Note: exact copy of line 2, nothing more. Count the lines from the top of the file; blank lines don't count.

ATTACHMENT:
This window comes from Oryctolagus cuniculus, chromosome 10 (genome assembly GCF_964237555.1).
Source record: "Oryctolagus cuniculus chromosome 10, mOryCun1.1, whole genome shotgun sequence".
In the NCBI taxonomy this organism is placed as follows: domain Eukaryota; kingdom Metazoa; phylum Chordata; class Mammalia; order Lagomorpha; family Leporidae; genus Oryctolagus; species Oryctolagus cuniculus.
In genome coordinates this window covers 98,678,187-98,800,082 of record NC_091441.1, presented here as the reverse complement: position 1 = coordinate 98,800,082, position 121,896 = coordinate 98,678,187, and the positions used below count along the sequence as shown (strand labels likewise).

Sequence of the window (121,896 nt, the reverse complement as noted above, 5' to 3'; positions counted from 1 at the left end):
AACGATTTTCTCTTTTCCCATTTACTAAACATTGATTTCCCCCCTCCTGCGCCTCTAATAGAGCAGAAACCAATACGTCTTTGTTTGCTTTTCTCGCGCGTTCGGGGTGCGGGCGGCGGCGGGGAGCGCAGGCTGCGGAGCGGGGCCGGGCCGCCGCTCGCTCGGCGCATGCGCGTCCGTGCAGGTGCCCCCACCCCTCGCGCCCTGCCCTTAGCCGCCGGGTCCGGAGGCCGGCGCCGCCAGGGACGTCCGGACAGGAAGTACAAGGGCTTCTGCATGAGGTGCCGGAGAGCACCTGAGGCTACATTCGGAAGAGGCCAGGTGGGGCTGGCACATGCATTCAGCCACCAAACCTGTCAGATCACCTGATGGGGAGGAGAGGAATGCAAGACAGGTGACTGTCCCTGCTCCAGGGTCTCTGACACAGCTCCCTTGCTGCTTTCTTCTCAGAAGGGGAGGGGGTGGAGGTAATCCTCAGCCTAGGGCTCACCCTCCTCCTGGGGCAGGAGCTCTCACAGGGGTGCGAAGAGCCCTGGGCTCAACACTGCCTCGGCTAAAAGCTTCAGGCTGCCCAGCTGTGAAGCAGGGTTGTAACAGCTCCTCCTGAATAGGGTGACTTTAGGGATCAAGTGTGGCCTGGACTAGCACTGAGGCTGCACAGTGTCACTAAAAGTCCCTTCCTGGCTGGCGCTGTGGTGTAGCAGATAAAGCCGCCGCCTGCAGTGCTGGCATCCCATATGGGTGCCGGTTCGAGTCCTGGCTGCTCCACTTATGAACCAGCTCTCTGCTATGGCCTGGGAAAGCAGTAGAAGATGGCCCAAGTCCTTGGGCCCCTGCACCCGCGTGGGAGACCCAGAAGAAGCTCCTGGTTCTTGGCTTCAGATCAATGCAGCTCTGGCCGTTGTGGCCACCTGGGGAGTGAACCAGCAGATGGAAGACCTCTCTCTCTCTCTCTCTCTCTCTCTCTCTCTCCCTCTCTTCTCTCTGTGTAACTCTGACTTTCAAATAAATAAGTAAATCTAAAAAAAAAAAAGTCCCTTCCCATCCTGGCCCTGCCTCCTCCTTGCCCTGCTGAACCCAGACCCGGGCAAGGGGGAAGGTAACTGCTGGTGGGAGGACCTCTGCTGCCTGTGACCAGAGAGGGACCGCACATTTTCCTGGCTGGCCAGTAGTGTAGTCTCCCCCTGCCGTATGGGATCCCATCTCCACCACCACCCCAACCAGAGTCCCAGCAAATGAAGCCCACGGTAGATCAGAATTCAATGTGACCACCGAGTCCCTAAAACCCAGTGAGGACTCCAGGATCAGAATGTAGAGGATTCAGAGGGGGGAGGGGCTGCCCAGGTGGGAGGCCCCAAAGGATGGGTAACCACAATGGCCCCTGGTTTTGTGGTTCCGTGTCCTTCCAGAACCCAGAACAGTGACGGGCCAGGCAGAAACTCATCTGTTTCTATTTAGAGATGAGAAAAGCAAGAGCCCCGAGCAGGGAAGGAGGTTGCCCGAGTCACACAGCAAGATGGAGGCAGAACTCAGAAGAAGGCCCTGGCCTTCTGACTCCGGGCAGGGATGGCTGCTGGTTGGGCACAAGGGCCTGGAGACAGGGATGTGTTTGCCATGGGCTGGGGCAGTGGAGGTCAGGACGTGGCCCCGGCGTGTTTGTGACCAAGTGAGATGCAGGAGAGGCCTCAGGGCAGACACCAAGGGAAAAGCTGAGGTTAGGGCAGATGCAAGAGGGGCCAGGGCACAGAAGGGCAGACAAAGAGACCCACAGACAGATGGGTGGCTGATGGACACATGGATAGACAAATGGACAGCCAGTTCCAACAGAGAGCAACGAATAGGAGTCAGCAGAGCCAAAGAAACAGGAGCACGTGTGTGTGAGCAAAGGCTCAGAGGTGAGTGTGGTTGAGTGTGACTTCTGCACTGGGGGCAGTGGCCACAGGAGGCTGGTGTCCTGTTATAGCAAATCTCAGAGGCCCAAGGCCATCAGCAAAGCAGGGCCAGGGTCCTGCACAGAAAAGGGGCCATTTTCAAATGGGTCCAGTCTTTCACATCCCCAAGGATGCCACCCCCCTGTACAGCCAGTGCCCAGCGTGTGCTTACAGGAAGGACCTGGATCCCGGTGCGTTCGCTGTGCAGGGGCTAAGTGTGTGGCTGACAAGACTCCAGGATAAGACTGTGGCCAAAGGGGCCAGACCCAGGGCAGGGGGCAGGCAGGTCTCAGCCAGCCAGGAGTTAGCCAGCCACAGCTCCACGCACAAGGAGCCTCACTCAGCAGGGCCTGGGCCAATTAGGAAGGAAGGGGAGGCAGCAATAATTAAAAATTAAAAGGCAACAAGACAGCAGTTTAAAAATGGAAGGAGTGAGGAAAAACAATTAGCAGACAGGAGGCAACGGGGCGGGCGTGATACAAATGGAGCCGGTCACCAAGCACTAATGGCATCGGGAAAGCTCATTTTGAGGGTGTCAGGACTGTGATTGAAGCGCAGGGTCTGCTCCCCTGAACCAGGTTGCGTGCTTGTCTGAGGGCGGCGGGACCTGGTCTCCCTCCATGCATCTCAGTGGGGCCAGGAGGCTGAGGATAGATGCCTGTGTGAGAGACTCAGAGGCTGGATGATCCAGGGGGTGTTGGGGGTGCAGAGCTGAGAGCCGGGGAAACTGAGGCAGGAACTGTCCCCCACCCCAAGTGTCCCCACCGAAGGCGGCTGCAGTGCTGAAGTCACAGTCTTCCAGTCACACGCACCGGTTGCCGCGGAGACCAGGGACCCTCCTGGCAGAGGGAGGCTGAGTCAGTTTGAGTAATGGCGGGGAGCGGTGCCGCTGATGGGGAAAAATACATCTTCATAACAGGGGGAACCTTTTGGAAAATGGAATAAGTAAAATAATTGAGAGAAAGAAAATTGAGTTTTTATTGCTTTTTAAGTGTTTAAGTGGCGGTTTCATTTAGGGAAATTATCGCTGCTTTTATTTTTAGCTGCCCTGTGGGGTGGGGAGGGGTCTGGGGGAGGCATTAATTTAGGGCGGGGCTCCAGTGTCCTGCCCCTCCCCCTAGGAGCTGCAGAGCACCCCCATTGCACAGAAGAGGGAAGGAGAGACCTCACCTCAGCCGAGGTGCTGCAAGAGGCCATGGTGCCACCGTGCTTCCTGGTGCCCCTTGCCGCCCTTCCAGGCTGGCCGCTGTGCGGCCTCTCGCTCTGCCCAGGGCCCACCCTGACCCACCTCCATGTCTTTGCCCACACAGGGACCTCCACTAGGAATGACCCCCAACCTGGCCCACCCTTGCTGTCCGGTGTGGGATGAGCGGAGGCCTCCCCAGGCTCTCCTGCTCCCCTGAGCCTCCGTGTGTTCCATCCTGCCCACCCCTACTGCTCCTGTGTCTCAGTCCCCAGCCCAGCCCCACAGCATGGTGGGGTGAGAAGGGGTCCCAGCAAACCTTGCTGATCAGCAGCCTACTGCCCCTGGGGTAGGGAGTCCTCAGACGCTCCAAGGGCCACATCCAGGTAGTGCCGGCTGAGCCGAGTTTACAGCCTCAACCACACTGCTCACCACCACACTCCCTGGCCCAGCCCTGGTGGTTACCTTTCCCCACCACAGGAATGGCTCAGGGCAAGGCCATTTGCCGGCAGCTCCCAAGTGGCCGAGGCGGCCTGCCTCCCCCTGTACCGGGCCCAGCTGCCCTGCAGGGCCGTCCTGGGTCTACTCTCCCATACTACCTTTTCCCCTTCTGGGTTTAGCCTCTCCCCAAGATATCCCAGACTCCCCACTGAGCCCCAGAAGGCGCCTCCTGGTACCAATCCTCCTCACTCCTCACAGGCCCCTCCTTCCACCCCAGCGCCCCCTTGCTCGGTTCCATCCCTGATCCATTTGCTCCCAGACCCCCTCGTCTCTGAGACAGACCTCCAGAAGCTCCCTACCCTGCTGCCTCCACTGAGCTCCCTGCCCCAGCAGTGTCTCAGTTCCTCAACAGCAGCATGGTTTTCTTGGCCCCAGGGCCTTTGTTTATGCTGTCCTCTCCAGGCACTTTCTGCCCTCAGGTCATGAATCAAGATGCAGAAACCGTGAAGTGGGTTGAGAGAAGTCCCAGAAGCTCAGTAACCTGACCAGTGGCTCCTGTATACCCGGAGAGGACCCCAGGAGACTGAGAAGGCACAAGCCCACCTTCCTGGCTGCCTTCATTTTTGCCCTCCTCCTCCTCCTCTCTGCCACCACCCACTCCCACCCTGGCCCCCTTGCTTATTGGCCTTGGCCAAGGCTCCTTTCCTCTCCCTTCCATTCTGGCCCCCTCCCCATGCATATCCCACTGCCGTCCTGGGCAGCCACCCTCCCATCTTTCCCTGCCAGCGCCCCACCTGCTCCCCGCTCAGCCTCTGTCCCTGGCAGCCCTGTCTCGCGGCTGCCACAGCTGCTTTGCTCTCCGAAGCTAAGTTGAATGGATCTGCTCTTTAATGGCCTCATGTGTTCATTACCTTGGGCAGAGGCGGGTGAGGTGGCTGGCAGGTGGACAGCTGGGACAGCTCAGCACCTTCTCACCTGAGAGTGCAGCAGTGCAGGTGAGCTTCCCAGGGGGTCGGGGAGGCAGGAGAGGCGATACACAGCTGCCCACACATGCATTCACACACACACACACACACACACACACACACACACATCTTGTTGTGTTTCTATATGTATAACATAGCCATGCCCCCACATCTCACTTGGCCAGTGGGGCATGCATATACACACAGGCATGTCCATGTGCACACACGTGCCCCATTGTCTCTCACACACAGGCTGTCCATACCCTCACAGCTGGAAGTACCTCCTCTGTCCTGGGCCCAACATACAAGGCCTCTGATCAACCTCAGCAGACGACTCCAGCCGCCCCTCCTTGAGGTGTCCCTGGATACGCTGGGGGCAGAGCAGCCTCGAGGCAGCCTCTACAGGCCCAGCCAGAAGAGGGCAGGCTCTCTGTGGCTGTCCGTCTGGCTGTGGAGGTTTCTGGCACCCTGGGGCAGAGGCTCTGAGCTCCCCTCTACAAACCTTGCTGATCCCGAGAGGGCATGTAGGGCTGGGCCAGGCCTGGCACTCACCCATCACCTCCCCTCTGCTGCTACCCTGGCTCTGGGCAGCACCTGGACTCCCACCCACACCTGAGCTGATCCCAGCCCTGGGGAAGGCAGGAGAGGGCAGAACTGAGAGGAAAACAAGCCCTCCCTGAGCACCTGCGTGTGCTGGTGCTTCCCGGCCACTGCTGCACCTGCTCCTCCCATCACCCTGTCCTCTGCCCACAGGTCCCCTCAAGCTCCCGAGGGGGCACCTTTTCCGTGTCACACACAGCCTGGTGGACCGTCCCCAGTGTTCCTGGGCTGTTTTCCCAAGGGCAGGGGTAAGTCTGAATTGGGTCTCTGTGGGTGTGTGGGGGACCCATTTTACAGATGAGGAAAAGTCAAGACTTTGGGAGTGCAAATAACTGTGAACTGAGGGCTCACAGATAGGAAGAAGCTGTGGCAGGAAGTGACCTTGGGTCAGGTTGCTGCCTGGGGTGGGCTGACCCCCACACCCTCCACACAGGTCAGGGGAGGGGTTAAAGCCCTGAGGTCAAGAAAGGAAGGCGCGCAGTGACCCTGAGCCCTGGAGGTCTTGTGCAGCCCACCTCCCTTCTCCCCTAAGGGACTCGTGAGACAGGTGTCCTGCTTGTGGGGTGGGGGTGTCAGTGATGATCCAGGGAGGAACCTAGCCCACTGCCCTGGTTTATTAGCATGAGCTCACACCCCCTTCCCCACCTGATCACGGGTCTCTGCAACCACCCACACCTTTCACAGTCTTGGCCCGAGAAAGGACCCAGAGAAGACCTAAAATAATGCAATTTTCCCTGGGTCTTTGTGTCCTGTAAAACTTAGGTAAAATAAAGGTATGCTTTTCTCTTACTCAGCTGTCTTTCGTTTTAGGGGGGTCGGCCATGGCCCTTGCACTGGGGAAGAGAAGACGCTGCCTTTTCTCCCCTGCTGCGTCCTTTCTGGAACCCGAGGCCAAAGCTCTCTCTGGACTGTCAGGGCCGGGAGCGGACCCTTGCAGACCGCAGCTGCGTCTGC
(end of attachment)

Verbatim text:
Source record: "Oryctolagus cuniculus chromosome 10, mOryCun1.1, whole genome shotgun sequence".